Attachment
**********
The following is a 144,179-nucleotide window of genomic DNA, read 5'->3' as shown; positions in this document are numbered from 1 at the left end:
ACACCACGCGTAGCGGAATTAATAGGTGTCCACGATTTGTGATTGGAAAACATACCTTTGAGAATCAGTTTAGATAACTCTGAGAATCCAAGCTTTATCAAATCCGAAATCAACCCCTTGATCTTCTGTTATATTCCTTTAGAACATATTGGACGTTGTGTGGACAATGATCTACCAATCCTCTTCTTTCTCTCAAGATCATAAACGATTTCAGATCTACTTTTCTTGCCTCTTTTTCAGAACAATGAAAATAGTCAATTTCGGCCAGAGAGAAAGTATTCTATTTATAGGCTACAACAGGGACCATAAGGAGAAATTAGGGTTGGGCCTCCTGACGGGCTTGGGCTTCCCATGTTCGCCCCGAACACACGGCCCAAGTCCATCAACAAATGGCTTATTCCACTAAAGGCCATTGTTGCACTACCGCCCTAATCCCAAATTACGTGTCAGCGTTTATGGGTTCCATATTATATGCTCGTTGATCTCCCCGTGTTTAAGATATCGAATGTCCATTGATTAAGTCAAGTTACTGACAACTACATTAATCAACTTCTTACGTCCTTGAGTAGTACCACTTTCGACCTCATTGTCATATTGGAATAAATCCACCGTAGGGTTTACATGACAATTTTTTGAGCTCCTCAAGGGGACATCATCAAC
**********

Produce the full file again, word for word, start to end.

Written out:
The following is a 144,179-nucleotide window of genomic DNA, read 5'->3' as shown; positions in this document are numbered from 1 at the left end:
ACACCACGCGTAGCGGAATTAATAGGTGTCCACGATTTGTGATTGGAAAACATACCTTTGAGAATCAGTTTAGATAACTCTGAGAATCCAAGCTTTATCAAATCCGAAATCAACCCCTTGATCTTCTGTTATATTCCTTTAGAACATATTGGACGTTGTGTGGACAATGATCTACCAATCCTCTTCTTTCTCTCAAGATCATAAACGATTTCAGATCTACTTTTCTTGCCTCTTTTTCAGAACAATGAAAATAGTCAATTTCGGCCAGAGAGAAAGTATTCTATTTATAGGCTACAACAGGGACCATAAGGAGAAATTAGGGTTGGGCCTCCTGACGGGCTTGGGCTTCCCATGTTCGCCCCGAACACACGGCCCAAGTCCATCAACAAATGGCTTATTCCACTAAAGGCCATTGTTGCACTACCGCCCTAATCCCAAATTACGTGTCAGCGTTTATGGGTTCCATATTATATGCTCGTTGATCTCCCCGTGTTTAAGATATCGAATGTCCATTGATTAAGTCAAGTTACTGACAACTACATTAATCAACTTCTTACGTCCTTGAGTAGTACCACTTTCGACCTCATTGTCATATTGGAATAAATCCACCGTAGGGTTTACATGACAATTTTTTGAGCTCCTCAAGGGGACATCATCAAC